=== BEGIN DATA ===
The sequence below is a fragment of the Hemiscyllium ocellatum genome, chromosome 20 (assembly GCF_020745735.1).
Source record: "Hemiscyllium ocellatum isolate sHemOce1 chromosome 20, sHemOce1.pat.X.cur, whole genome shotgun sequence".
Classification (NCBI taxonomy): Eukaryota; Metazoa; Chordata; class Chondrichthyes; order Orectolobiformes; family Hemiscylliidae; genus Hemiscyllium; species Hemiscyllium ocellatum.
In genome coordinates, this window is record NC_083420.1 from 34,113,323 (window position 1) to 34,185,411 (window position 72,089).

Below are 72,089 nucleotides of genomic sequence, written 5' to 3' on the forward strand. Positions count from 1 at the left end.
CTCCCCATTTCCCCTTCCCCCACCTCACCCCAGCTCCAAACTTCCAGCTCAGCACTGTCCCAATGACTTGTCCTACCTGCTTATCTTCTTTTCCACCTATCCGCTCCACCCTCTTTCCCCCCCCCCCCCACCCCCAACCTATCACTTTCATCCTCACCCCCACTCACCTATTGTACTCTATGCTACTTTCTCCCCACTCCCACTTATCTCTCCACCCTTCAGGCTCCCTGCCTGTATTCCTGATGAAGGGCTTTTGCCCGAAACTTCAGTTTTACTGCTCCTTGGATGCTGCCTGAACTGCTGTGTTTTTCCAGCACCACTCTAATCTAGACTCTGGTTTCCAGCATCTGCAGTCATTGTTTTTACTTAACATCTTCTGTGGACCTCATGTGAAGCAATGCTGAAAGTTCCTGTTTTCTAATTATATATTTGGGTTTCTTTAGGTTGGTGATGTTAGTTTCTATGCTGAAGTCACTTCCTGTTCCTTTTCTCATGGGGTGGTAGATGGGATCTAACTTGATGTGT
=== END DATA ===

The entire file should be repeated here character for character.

The sequence below is a fragment of the Hemiscyllium ocellatum genome, chromosome 20 (assembly GCF_020745735.1).
Source record: "Hemiscyllium ocellatum isolate sHemOce1 chromosome 20, sHemOce1.pat.X.cur, whole genome shotgun sequence".
Classification (NCBI taxonomy): Eukaryota; Metazoa; Chordata; class Chondrichthyes; order Orectolobiformes; family Hemiscylliidae; genus Hemiscyllium; species Hemiscyllium ocellatum.
In genome coordinates, this window is record NC_083420.1 from 34,113,323 (window position 1) to 34,185,411 (window position 72,089).

Below are 72,089 nucleotides of genomic sequence, written 5' to 3' on the forward strand. Positions count from 1 at the left end.
CTCCCCATTTCCCCTTCCCCCACCTCACCCCAGCTCCAAACTTCCAGCTCAGCACTGTCCCAATGACTTGTCCTACCTGCTTATCTTCTTTTCCACCTATCCGCTCCACCCTCTTTCCCCCCCCCCCCCACCCCCAACCTATCACTTTCATCCTCACCCCCACTCACCTATTGTACTCTATGCTACTTTCTCCCCACTCCCACTTATCTCTCCACCCTTCAGGCTCCCTGCCTGTATTCCTGATGAAGGGCTTTTGCCCGAAACTTCAGTTTTACTGCTCCTTGGATGCTGCCTGAACTGCTGTGTTTTTCCAGCACCACTCTAATCTAGACTCTGGTTTCCAGCATCTGCAGTCATTGTTTTTACTTAACATCTTCTGTGGACCTCATGTGAAGCAATGCTGAAAGTTCCTGTTTTCTAATTATATATTTGGGTTTCTTTAGGTTGGTGATGTTAGTTTCTATGCTGAAGTCACTTCCTGTTCCTTTTCTCATGGGGTGGTAGATGGGATCTAACTTGATGTGT